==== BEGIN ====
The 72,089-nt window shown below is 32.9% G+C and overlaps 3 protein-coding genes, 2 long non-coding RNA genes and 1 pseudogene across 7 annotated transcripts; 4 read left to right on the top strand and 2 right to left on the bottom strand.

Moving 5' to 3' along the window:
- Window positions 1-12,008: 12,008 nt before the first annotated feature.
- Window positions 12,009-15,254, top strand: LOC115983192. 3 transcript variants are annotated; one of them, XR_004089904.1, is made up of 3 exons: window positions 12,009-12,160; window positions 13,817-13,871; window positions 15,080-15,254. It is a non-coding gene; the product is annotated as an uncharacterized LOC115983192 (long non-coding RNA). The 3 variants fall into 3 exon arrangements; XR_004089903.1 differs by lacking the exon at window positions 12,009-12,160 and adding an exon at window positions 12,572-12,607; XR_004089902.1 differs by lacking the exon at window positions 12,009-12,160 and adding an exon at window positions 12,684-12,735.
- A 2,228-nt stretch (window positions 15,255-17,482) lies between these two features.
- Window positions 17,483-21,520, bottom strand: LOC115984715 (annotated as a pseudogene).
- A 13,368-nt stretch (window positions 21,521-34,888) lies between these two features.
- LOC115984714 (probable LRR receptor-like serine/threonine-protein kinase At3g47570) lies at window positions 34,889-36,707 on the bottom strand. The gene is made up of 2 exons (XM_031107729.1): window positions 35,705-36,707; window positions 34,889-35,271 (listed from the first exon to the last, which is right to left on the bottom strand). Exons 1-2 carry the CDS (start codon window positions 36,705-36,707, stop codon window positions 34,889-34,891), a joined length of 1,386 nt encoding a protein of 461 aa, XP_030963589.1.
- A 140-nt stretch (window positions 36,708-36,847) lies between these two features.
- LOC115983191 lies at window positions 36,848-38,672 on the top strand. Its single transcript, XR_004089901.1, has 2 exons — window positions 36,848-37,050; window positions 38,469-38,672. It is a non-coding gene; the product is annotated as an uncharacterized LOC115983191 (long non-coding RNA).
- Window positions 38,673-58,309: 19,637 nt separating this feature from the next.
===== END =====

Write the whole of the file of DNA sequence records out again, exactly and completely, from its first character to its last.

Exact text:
The 72,089-nt window shown below is 32.9% G+C and overlaps 3 protein-coding genes, 2 long non-coding RNA genes and 1 pseudogene across 7 annotated transcripts; 4 read left to right on the top strand and 2 right to left on the bottom strand.

Moving 5' to 3' along the window:
- Window positions 1-12,008: 12,008 nt before the first annotated feature.
- Window positions 12,009-15,254, top strand: LOC115983192. 3 transcript variants are annotated; one of them, XR_004089904.1, is made up of 3 exons: window positions 12,009-12,160; window positions 13,817-13,871; window positions 15,080-15,254. It is a non-coding gene; the product is annotated as an uncharacterized LOC115983192 (long non-coding RNA). The 3 variants fall into 3 exon arrangements; XR_004089903.1 differs by lacking the exon at window positions 12,009-12,160 and adding an exon at window positions 12,572-12,607; XR_004089902.1 differs by lacking the exon at window positions 12,009-12,160 and adding an exon at window positions 12,684-12,735.
- A 2,228-nt stretch (window positions 15,255-17,482) lies between these two features.
- Window positions 17,483-21,520, bottom strand: LOC115984715 (annotated as a pseudogene).
- A 13,368-nt stretch (window positions 21,521-34,888) lies between these two features.
- LOC115984714 (probable LRR receptor-like serine/threonine-protein kinase At3g47570) lies at window positions 34,889-36,707 on the bottom strand. The gene is made up of 2 exons (XM_031107729.1): window positions 35,705-36,707; window positions 34,889-35,271 (listed from the first exon to the last, which is right to left on the bottom strand). Exons 1-2 carry the CDS (start codon window positions 36,705-36,707, stop codon window positions 34,889-34,891), a joined length of 1,386 nt encoding a protein of 461 aa, XP_030963589.1.
- A 140-nt stretch (window positions 36,708-36,847) lies between these two features.
- LOC115983191 lies at window positions 36,848-38,672 on the top strand. Its single transcript, XR_004089901.1, has 2 exons — window positions 36,848-37,050; window positions 38,469-38,672. It is a non-coding gene; the product is annotated as an uncharacterized LOC115983191 (long non-coding RNA).
- Window positions 38,673-58,309: 19,637 nt separating this feature from the next.